The famine in Egypt hits Canaan, as well. When Jacob hears there is food to be purchased in Egypt, he sends his sons, with the exception of Benjamin, to buy some. Upon their arrival, Joseph recognizes them, but they fail to identify him. He demands to know where they come from, and they respond that they have arrived from the Land of Canaan to buy food. He accuses them of spying, and in their defense they tell him their life story. As proof of their words, he demands that they return home and bring back their youngest brother, whom they had said was at home with their father. Initially he says he will hold nine of them hostage while one returns to fetch Benjamin, but in the end he takes only Simeon, sending the rest home. He secretly returns their money to their sacks as they are leaving.
When the brothers stop at an inn on their way home, they discover the money in their sacks and become frightened. They tell their father the whole story, and he is devastated. Having already lost Joseph and Simeon, he refuses to send Benjamin to Egypt, even after Reuben offers the lives of his own two sons as collateral.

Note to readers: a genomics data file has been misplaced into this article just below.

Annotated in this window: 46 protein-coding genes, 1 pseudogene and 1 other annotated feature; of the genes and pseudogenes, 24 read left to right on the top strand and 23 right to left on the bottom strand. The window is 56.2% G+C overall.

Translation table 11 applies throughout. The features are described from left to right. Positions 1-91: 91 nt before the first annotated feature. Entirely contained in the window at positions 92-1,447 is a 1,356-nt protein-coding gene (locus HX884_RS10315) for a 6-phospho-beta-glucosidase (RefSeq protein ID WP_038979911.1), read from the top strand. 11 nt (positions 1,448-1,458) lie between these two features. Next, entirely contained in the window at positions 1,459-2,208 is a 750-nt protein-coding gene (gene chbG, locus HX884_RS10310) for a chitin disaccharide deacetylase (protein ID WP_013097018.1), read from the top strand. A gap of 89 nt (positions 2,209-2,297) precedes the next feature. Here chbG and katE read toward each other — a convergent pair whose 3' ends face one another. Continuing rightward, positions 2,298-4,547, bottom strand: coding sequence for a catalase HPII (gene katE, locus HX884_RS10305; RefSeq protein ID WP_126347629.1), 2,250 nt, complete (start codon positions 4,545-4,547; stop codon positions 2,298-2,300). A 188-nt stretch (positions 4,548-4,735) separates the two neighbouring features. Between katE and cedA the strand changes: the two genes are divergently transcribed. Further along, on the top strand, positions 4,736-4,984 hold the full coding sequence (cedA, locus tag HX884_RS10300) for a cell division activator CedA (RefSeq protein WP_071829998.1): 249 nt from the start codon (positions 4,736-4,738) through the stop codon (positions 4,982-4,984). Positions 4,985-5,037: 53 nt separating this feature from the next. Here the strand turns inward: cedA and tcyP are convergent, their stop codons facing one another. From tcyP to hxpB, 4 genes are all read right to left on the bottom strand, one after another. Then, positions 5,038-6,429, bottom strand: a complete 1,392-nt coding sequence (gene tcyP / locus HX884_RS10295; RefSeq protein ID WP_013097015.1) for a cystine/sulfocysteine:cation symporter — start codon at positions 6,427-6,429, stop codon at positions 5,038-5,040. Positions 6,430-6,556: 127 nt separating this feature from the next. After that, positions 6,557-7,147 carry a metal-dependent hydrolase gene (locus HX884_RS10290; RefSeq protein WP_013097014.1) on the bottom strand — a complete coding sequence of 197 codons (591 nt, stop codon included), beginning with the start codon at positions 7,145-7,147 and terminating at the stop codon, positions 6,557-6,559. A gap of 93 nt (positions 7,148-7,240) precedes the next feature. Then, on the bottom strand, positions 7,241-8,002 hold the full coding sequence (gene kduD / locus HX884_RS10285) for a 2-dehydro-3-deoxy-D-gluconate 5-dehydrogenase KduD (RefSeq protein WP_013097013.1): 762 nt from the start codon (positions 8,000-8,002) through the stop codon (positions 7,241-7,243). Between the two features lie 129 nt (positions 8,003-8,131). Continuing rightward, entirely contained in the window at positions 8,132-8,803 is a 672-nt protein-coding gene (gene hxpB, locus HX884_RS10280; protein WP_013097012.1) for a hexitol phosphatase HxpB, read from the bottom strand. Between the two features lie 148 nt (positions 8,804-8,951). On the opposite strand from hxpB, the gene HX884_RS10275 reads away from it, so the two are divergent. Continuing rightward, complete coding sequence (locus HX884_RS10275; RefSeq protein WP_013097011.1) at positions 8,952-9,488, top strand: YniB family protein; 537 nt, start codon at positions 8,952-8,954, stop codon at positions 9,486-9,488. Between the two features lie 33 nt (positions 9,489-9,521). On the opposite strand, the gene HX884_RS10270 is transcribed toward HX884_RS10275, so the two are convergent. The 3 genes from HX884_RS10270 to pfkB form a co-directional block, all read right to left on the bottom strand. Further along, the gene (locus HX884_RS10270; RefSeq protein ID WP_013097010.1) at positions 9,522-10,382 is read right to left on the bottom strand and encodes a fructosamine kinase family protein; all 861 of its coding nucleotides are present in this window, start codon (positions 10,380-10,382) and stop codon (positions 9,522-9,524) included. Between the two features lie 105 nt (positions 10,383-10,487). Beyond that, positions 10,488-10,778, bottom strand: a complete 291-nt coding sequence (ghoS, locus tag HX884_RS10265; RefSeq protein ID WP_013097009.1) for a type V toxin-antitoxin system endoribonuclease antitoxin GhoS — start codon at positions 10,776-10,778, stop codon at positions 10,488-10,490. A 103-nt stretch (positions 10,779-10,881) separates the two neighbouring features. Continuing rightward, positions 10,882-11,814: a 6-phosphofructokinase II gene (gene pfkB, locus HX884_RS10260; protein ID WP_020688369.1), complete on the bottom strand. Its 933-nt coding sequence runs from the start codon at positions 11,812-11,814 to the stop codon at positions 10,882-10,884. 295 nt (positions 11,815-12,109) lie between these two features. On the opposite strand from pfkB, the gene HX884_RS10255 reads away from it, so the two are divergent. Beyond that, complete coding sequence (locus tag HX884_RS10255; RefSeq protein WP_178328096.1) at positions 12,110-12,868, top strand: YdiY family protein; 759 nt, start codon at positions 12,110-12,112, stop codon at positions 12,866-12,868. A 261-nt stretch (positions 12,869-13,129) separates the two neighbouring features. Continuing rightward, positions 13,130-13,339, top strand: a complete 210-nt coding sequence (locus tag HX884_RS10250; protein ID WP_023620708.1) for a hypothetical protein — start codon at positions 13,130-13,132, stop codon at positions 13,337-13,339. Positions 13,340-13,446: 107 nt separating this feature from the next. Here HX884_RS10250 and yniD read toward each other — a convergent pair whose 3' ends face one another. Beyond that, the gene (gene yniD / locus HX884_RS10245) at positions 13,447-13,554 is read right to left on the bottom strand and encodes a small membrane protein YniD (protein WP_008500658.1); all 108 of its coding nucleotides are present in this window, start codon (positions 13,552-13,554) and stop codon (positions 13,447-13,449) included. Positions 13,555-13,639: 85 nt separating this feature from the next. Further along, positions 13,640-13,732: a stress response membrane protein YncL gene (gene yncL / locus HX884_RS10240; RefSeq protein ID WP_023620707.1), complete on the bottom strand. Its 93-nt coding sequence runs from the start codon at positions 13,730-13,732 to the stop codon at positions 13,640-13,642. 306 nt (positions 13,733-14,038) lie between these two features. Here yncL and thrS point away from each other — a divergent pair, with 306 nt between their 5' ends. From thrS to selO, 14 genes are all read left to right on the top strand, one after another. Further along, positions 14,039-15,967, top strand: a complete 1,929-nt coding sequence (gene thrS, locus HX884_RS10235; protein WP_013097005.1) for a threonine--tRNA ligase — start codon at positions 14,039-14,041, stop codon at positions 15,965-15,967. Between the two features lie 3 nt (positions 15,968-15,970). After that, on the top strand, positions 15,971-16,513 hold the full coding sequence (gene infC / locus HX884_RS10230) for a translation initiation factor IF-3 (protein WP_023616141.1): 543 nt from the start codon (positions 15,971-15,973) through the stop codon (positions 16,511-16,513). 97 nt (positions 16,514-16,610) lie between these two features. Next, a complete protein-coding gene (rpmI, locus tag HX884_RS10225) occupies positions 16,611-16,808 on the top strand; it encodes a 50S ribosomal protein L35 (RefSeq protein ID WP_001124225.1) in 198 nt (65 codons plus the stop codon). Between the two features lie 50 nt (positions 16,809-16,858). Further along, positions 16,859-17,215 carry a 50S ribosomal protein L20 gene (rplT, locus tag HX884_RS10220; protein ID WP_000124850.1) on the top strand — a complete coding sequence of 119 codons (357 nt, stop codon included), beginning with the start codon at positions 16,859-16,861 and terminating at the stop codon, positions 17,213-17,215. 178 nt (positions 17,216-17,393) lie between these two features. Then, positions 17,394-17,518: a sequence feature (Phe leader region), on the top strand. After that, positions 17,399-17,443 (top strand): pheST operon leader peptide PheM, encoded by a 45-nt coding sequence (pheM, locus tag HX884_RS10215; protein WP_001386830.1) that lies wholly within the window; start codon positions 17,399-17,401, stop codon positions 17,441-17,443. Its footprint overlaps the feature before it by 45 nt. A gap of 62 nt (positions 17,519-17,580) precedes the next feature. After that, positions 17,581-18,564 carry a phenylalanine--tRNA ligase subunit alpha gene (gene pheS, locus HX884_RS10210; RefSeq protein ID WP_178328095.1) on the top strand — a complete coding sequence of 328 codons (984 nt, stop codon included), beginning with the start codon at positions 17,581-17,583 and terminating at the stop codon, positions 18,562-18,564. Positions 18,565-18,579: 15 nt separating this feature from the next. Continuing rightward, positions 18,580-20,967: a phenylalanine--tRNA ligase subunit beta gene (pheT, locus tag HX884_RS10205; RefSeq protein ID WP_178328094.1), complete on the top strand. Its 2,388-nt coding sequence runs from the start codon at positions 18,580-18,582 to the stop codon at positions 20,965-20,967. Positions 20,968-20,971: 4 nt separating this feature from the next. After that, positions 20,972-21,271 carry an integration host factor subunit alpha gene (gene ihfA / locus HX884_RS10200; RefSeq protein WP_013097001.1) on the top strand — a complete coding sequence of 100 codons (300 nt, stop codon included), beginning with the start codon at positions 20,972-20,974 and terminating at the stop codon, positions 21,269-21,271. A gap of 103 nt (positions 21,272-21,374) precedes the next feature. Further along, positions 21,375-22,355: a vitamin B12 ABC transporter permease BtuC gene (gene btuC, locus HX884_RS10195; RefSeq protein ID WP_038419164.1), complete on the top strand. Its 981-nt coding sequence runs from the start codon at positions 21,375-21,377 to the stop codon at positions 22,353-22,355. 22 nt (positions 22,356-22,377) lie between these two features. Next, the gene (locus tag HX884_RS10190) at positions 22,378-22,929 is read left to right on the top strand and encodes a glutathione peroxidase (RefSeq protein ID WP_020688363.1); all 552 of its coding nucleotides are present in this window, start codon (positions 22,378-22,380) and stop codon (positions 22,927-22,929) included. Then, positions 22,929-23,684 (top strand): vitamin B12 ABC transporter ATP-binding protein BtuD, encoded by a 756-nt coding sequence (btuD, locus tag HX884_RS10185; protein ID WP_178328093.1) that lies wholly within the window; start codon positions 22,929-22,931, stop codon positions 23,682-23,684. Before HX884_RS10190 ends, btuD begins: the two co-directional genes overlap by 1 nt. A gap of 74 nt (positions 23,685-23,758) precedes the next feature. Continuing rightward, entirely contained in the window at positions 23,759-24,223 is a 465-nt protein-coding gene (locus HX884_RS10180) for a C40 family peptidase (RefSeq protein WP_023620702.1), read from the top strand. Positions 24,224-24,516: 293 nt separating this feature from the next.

The Israel Bible highlights an oddity in the text discussed by many commentators: when Joseph asks only where the brothers have come from, they add to their answer the purpose of their visit, though it should have been obvious to all. Rabbi Zalman Sorotzkin explains that the brothers were so uncomfortable leaving the Holy Land, that they felt the need to apologize and justify their absence from their spiritual homeland.
Virtual Classroom Discussion
Why do you think the text emphasizes twice that Joseph recognized his brothers, but they did not know him?